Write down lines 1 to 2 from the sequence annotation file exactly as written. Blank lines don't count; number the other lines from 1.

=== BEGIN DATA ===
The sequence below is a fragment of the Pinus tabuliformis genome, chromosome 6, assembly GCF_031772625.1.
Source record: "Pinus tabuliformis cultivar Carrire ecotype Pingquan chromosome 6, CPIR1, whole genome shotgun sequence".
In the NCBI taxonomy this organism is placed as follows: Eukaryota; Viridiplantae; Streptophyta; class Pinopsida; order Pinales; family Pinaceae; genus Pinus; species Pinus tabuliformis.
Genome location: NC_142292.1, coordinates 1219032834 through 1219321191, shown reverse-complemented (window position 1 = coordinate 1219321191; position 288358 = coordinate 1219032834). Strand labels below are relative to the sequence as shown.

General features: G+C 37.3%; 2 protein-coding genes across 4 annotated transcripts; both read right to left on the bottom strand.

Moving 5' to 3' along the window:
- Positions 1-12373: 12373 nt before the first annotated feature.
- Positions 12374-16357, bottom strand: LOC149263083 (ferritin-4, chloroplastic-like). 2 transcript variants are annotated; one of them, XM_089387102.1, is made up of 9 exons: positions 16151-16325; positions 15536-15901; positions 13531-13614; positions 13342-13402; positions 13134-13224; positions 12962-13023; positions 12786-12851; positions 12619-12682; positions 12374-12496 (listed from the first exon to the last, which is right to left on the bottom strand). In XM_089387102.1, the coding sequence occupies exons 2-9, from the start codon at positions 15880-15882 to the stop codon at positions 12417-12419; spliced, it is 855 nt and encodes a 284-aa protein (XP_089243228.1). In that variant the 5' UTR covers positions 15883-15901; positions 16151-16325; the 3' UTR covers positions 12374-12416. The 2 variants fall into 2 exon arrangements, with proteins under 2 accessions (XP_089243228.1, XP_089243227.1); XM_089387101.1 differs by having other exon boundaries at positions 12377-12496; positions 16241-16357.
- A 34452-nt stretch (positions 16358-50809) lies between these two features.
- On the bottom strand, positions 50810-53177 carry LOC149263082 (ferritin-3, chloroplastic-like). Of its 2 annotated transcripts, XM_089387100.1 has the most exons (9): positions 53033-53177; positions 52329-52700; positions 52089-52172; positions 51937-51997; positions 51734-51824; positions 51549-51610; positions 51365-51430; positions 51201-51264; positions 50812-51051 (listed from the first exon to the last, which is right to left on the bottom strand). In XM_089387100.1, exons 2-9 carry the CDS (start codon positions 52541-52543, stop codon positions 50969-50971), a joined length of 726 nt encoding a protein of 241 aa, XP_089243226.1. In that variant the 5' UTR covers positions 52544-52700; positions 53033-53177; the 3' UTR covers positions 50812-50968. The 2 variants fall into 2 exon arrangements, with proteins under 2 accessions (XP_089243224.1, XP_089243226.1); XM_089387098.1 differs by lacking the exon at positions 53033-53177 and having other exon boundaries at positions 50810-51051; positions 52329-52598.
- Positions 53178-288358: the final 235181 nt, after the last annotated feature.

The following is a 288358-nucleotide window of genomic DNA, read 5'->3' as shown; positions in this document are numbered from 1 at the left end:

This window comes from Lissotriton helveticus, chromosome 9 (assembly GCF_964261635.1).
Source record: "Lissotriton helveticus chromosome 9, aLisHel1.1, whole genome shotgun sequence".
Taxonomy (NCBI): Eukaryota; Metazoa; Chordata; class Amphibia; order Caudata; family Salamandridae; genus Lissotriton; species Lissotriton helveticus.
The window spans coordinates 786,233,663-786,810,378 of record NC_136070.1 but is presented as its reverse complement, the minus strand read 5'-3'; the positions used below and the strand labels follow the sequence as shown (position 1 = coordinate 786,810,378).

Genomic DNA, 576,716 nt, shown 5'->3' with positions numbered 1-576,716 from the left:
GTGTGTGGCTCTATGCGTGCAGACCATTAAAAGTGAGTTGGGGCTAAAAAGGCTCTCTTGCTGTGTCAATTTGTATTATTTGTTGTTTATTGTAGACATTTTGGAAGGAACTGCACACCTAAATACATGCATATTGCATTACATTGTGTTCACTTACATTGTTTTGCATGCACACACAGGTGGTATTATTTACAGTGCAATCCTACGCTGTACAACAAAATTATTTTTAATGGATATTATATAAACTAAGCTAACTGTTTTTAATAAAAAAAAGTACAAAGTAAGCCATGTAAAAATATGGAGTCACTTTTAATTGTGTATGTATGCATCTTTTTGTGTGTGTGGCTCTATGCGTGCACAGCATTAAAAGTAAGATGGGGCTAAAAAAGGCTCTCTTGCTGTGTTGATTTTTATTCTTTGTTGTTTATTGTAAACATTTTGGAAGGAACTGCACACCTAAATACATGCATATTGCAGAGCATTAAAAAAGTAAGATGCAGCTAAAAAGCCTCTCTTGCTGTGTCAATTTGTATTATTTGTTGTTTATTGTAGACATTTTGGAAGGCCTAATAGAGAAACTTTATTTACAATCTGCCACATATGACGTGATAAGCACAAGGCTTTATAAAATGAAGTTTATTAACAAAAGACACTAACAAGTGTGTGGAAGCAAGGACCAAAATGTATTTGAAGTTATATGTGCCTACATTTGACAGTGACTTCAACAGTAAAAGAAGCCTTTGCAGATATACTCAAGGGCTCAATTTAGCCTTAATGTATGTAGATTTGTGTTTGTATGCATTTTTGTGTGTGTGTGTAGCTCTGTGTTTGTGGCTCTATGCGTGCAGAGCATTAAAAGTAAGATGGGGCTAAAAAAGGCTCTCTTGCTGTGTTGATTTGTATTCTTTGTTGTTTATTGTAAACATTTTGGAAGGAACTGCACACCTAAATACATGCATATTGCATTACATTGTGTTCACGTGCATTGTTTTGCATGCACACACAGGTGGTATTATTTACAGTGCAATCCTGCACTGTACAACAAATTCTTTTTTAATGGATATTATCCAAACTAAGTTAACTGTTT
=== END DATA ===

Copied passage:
The sequence below is a fragment of the Pinus tabuliformis genome, chromosome 6, assembly GCF_031772625.1.
Source record: "Pinus tabuliformis cultivar Carrire ecotype Pingquan chromosome 6, CPIR1, whole genome shotgun sequence".